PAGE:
One size fits all: best practice in family businesses

Thursday, 05 November 2015
Ken McCracken considers best practice in family businesses and explains that what is considered right for one family will not work for all.

The term ‘best practice’ is used to describe recommended or successful strategies that can be employed by businesses, families or individuals as they prepare for the future. But, particularly in the case of family businesses, what is considered best for one family will not work for another.

Avoid ‘best practice’ traps

Over-reliance on best practice and the assumption that it will solve every problem or dilemma within a family, or family-owned or family-run business, can increase financial risk. For example, some families will consider the best succession-planning option to be the appointment of the next generation – part of the family and trusted implicitly – to the board, instead of relatively unknown ‘outsiders’. But what if outsiders can deliver better financial results?

Similarly, it is often deemed best practice to bring independent directors onto the board, to give the company the advantage of new perspectives and experience. However, if the family chooses a board with a majority of outside directors, there could be a risk that the board will substitute its own assumptions for what the family wants and takes the business in an entirely different direction.

It is also often regarded as best practice to require a family member to have a degree in a relevant field and three to five years of work experience before joining the business. But, in some families, the goal is to provide employment for family members at multiple levels of the company, and encourage family members to join the business. For such families, the perceived best practice of first working outside the business is counterproductive.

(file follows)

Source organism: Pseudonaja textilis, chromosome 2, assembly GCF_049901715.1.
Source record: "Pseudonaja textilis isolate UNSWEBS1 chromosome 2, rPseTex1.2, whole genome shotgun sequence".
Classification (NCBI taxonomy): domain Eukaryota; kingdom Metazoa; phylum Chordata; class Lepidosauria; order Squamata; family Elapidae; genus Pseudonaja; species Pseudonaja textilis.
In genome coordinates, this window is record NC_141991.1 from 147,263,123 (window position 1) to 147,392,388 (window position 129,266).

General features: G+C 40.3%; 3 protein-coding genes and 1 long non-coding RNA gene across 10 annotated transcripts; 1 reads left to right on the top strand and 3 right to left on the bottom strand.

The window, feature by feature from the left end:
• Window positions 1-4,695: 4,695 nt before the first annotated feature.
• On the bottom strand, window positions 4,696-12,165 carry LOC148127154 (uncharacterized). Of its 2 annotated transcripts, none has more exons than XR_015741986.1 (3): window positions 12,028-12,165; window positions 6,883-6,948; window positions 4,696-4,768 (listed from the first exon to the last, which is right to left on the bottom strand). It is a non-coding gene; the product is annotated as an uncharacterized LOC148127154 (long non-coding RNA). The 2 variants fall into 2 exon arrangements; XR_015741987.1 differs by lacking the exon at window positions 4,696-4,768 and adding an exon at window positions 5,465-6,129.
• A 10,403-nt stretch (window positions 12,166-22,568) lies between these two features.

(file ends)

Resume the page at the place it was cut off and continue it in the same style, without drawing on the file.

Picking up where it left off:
Naturally, families which think that their relatives should spend time working outside the business will agree that doing so is best practice. However, referring to this as best practice damns families that take different routes. As long as each of them is successful on their own terms, what does it matter? Ultimately, what is best practice comes down to the goals of the family, or the goals of different elements of their business.

Nevertheless, the proponents of any best practice are unlikely to be deterred by examples of families which achieve success by alternative means. Indeed, these families may be described as ‘alternative’ to suggest that they are taking risks or ‘a bit out there’. This, of course, protects best practice from being revealed as only one way of achieving success.

Indeed, economist John Kenneth Galbraith argued that conventional wisdom is revered by those who agree with it: ‘It will be convenient to have a name for the ideas which are esteemed at any time for their acceptability, and it should be a term that emphasises this predictability. I shall refer to these ideas henceforth as the conventional wisdom.’1

Beware best intentions

Maybe best practice is influenced too often by the self-interest of its promoters. No doubt recommendations of best practice are well intentioned and can be helpful as ideas for a family to consider, but is it too cynical to suggest a link between best practice and the services offered by its proponents?

There is one final reason to be wary of best practice. It is generally accepted as misleading to deduce a normative statement of what ought to be from a description of what is. In other words, it is misleading to recommend what one family ought to do based on what worked for another.

In reality, we know that every family is different. While it is very helpful to give families examples of what others have done to cope with the challenges of owning and running a family enterprise, each family still needs to work out what they mean by ‘success’ and then plan how to achieve it in a way that is consistent with their values. Families must come to terms with this challenge and resist the temptation to take a shortcut by blindly following so-called ‘best practice’. While the decisions made by a family might sometimes seem idiosyncratic to an outsider, who cares? If it works for that family, it works.

  • 1. The Affluent Society (Penguin)
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Ken McCracken

Ken McCracken is a Consultant at Withers Consulting Group. He is also the lead author and trainer for the STEP Advanced Certificate in Family Business Advising

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